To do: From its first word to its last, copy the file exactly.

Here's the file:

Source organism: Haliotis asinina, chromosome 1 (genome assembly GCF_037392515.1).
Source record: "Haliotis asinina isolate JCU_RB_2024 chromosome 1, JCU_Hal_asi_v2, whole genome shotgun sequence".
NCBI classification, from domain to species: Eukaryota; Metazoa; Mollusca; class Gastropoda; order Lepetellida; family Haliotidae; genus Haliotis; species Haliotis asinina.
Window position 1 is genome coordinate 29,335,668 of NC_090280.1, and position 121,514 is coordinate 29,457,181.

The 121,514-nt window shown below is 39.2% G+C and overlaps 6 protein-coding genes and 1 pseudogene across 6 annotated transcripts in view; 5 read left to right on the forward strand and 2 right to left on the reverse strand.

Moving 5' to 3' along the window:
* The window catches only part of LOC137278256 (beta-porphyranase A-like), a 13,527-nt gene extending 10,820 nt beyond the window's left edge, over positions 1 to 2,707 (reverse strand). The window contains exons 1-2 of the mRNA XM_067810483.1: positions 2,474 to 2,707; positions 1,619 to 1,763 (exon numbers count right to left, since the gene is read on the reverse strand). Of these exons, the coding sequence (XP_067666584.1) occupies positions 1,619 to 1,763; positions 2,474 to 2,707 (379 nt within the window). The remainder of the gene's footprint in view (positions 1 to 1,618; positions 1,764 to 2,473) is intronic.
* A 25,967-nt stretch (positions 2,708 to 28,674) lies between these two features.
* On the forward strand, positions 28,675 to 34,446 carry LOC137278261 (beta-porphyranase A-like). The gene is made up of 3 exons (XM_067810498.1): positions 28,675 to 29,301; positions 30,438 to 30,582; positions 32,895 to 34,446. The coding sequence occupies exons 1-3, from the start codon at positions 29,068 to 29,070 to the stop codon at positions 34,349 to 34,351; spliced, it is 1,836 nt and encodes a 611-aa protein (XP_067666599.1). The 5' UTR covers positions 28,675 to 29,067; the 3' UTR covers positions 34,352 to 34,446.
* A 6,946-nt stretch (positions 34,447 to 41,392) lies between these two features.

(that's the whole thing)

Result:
Source organism: Haliotis asinina, chromosome 1 (genome assembly GCF_037392515.1).
Source record: "Haliotis asinina isolate JCU_RB_2024 chromosome 1, JCU_Hal_asi_v2, whole genome shotgun sequence".
NCBI classification, from domain to species: Eukaryota; Metazoa; Mollusca; class Gastropoda; order Lepetellida; family Haliotidae; genus Haliotis; species Haliotis asinina.
Window position 1 is genome coordinate 29,335,668 of NC_090280.1, and position 121,514 is coordinate 29,457,181.

The 121,514-nt window shown below is 39.2% G+C and overlaps 6 protein-coding genes and 1 pseudogene across 6 annotated transcripts in view; 5 read left to right on the forward strand and 2 right to left on the reverse strand.

Moving 5' to 3' along the window:
* The window catches only part of LOC137278256 (beta-porphyranase A-like), a 13,527-nt gene extending 10,820 nt beyond the window's left edge, over positions 1 to 2,707 (reverse strand). The window contains exons 1-2 of the mRNA XM_067810483.1: positions 2,474 to 2,707; positions 1,619 to 1,763 (exon numbers count right to left, since the gene is read on the reverse strand). Of these exons, the coding sequence (XP_067666584.1) occupies positions 1,619 to 1,763; positions 2,474 to 2,707 (379 nt within the window). The remainder of the gene's footprint in view (positions 1 to 1,618; positions 1,764 to 2,473) is intronic.
* A 25,967-nt stretch (positions 2,708 to 28,674) lies between these two features.
* On the forward strand, positions 28,675 to 34,446 carry LOC137278261 (beta-porphyranase A-like). The gene is made up of 3 exons (XM_067810498.1): positions 28,675 to 29,301; positions 30,438 to 30,582; positions 32,895 to 34,446. The coding sequence occupies exons 1-3, from the start codon at positions 29,068 to 29,070 to the stop codon at positions 34,349 to 34,351; spliced, it is 1,836 nt and encodes a 611-aa protein (XP_067666599.1). The 5' UTR covers positions 28,675 to 29,067; the 3' UTR covers positions 34,352 to 34,446.
* A 6,946-nt stretch (positions 34,447 to 41,392) lies between these two features.